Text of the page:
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Distributions of current produced by transcranial direct current stimulation (tDCS) in humans were predicted by a finite-element model representing several individual and collective refinements over prior efforts. A model of the entire human head and brain was made using a finely meshed (1.1x1.1x1.4mm(3) voxel) tissue dataset derived from the MRI data set(More)
OBJECTIVE We sought an electrical modeling approach to evaluate the potential application of finite element method (FEM) modeling to predict current pathways and intensities in the brain after transcranial electrical stimulation. METHODS A single coronal MRI section through the head, including motor cortex, was modeled using FEM. White matter compartments(More)
A prototype electrical impedance tomography system was evaluated prior to its use for the detection of intraperitoneal bleeding, with the assistance of patients undergoing continuous ambulatory peritoneal dialysis (CAPD). The system was sensitive enough to detect small amounts of dialysis fluid appearing in subtractive images over short time periods.(More)
Transcranial direct current stimulation (tDCS) is an emerging neuromodulation therapy that has been experimentally determined to affect a wide range of behaviors and diseases ranging from motor, cognitive, and memory processes to depression and pain syndromes. The effects of tDCS may be inhibitory or excitatory, depending on the relative polarities of(More)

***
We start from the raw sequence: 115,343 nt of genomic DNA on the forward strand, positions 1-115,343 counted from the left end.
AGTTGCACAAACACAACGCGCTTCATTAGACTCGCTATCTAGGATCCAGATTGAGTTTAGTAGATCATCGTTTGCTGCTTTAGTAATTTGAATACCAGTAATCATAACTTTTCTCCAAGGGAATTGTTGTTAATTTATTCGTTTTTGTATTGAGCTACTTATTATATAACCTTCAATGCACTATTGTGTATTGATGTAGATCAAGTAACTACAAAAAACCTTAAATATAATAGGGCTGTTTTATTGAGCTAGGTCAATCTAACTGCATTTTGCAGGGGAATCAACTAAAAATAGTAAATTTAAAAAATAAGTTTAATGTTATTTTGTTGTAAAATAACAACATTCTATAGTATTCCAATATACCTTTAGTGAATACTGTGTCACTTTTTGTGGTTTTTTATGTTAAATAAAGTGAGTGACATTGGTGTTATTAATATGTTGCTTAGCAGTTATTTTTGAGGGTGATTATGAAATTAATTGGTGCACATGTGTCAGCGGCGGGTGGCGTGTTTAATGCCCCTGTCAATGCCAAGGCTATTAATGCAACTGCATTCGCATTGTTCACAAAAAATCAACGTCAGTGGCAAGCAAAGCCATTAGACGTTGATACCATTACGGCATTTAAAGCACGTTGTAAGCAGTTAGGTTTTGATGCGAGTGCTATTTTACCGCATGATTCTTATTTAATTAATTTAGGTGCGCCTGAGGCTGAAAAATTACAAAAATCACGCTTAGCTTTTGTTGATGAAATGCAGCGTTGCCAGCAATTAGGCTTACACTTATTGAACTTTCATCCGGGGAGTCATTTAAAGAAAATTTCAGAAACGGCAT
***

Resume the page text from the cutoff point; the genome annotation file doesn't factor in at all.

Magnetic resonance electrical impedance tomography (MREIT) has the potential to provide conductivity and current density images with high spatial resolution and accuracy. Recent experimental studies at a field strength of 3 T showed that the spatial resolution of conductivity and current density images may be similar to that of conventional MR images as(More)
We sought to determine the feasibility of directly studying neural tissue activity by analysis of differential phase shifts in MRI signals that occurred when trickle currents were applied to a bath containing active or resting neural tissue. We developed a finite element bidomain model of an aplysia abdominal ganglion in order to estimate the sensitivity of(More)
Electrode properties are key to the quality of measured biopotential signals. Ubiquitous health care systems require long-term monitoring of biopotential signals from normal volunteers and patients in home or hospital environments. In these settings it is appropriate to use dry textile electrode networks for monitoring purposes, rather than the gel or(More)
In magnetic resonance electrical impedance tomography (MREIT), we measure the induced magnetic flux density inside an object subject to an externally injected current. This magnetic flux density is contaminated with noise, which ultimately limits the quality of reconstructed conductivity and current density images. By analysing and experimentally verifying(More)
The Howland current pump is a popular bioelectrical circuit, useful for delivering precise electrical currents. In applications requiring high precision delivery of alternating current to biological loads, the output impedance of the Howland is a critical figure of merit that limits the precision of the delivered current when the load changes. We explain(More)